The first time Sage Stossel sat down to pen We’re Off to Harvard Square, she gave up.
Stossel wanted to write and illustrate a children’s book, and figured the easiest way to go about doing so was to write a story and then sketch out the drawings to accompany it. The longtime Harvard Square resident had recently moved away from Cambridge, and looking back, she says she must have missed it. “For whatever reason, when I sat down to come up with something, what I ended up doing was a kind of Dr. Seuss-y, rhyming tribute to Harvard Square,” she says.
But Stossel was young—just out of college—and on her first attempt she didn’t get much further than the poem. “When I sat down to then try to do the pictures, I realized Harvard Square is actually a really complicated thing to draw,” she recalls. “I was kind of in over my head, so I just stuck it in a drawer.”
With time and practice, Stossel honed her skill, eventually gaining the confidence to return to her project. She’d ended up moving back to Harvard Square, and she started posting up throughout the neighborhood with her pen and sketchbook. (“I guess I was braver then,” laughs Stossel, who has since illustrated more children’s books—using pencil.) Locals would come up and talk to her as she committed the square’s landmarks—the Coop, Pinocchio’s Pizza, Out of Town News—to paper, including one homeless gentleman who provided continuous encouragement as she fleshed out her drawings.
We’re Off to Harvard Square was first published in 2004, but it didn’t sell as well as Stossel had hoped. She preferred not to color her illustrations, but at the request of her publisher she added color to the drawings adorning the book’s front and back jackets. A Coop employee, clearly not one for pulling punches, told her that the vibrant binding and black-and-white interior made the book look almost like a misprint. It went out of print in 2007, and the publishing house folded shortly thereafter.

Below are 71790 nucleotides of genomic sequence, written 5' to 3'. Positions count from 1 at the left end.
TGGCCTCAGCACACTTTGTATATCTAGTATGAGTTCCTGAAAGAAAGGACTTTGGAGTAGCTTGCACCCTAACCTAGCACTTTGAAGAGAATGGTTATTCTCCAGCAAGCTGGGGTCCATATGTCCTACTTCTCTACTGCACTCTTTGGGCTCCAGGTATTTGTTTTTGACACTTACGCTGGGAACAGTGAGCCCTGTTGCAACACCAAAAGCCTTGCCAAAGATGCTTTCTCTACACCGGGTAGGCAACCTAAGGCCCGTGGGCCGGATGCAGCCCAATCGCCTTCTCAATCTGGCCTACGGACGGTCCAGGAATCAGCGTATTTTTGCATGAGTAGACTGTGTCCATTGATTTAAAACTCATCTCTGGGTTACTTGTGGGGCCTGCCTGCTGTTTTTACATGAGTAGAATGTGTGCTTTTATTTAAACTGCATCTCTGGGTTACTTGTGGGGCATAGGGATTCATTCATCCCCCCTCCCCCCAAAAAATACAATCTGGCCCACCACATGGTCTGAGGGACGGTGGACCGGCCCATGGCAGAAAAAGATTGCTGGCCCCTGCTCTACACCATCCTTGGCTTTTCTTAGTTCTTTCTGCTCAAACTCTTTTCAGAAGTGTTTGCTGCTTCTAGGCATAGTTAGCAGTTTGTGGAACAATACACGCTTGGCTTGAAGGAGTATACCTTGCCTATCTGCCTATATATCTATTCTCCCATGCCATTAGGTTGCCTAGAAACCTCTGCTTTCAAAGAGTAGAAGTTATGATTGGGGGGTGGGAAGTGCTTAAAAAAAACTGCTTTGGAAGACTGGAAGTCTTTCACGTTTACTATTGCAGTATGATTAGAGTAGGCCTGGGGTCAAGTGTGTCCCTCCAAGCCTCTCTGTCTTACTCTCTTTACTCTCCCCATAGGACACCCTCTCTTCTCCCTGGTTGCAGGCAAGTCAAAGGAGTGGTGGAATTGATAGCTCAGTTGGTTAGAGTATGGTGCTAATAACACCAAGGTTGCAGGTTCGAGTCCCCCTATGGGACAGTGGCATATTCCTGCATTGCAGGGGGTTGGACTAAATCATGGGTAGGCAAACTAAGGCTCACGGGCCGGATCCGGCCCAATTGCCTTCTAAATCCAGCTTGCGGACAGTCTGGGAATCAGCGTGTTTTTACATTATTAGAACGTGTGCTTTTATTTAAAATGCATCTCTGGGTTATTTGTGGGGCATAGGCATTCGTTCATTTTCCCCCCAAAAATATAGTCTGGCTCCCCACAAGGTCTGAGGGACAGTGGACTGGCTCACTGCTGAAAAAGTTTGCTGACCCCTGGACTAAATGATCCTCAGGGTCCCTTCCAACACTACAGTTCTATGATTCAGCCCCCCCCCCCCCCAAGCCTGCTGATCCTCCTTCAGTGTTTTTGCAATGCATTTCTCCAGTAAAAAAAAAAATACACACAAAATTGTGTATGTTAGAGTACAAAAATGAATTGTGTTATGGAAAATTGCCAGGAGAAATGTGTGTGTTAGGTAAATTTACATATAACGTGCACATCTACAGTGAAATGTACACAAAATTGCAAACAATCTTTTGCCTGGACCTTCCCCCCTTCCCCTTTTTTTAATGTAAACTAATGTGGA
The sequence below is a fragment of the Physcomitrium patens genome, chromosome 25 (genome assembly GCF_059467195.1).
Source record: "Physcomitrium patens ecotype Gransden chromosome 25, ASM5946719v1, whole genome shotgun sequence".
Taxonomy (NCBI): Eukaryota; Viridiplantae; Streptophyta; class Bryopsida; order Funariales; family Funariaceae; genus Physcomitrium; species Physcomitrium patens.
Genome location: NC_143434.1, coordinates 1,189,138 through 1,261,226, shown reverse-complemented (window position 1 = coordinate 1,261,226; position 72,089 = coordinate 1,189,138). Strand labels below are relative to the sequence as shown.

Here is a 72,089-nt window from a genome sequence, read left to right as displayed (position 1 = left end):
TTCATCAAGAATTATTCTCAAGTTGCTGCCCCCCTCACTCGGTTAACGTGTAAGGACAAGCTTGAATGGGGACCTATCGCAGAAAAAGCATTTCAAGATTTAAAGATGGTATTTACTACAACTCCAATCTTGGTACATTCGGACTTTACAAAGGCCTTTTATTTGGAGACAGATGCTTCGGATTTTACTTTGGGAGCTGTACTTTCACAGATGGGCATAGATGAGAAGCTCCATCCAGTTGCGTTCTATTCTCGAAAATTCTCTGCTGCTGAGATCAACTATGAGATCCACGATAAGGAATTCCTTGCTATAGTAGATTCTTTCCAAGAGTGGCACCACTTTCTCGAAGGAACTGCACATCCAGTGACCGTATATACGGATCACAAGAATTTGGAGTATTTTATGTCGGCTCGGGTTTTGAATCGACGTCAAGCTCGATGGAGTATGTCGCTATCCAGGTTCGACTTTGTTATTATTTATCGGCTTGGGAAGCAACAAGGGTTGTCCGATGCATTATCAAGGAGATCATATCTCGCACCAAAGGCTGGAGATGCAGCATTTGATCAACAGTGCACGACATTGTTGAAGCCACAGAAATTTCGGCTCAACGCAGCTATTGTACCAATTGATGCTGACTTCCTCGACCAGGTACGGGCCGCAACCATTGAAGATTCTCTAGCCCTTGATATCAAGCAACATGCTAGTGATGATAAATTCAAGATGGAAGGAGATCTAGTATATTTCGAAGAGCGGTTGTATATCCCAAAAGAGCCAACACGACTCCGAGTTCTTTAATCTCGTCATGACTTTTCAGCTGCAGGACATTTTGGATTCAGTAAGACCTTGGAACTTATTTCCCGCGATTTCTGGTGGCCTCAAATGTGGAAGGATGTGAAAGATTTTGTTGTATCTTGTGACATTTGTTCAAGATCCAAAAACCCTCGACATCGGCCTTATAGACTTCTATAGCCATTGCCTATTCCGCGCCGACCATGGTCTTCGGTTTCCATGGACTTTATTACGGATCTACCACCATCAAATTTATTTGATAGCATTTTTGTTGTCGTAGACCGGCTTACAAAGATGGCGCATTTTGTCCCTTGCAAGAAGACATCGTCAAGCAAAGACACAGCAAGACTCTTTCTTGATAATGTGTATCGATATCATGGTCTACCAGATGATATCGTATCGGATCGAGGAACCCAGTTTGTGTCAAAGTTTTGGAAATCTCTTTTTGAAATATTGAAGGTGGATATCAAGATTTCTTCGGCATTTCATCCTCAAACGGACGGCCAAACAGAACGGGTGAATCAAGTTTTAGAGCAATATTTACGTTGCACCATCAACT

“I thought, ‘Okay, well, I guess this book just wasn’t meant to be,'” Stossel says.
Thanks the recent popularity of adult coloring books (and the Internet), We’re Off to Harvard Square is getting a second life. Stossel realized that the very thing that made shoppers overlook the book the first time around—its uncolored drawings—meant that it was practically a ready-made coloring book. She self-published the story through Amazon Createspace in December under her own imprint, Cantabrigia Press.
While a handful of the landmarks that make an appearance in We’re Off to Harvard Square are no more (some as of very recently, RIP, Yenching Restaurant), Stossel says she likes it that way. The book serves as a kind of record of the square, a paperback time capsule that pays tribute to the longstanding businesses that have helped shape this changing neighborhood. And, like the square itself, the book has something for everyone—as its cover boasts, it’s a Cambridge souvenir, a rhyming picture book and a coloring book for both adults and children.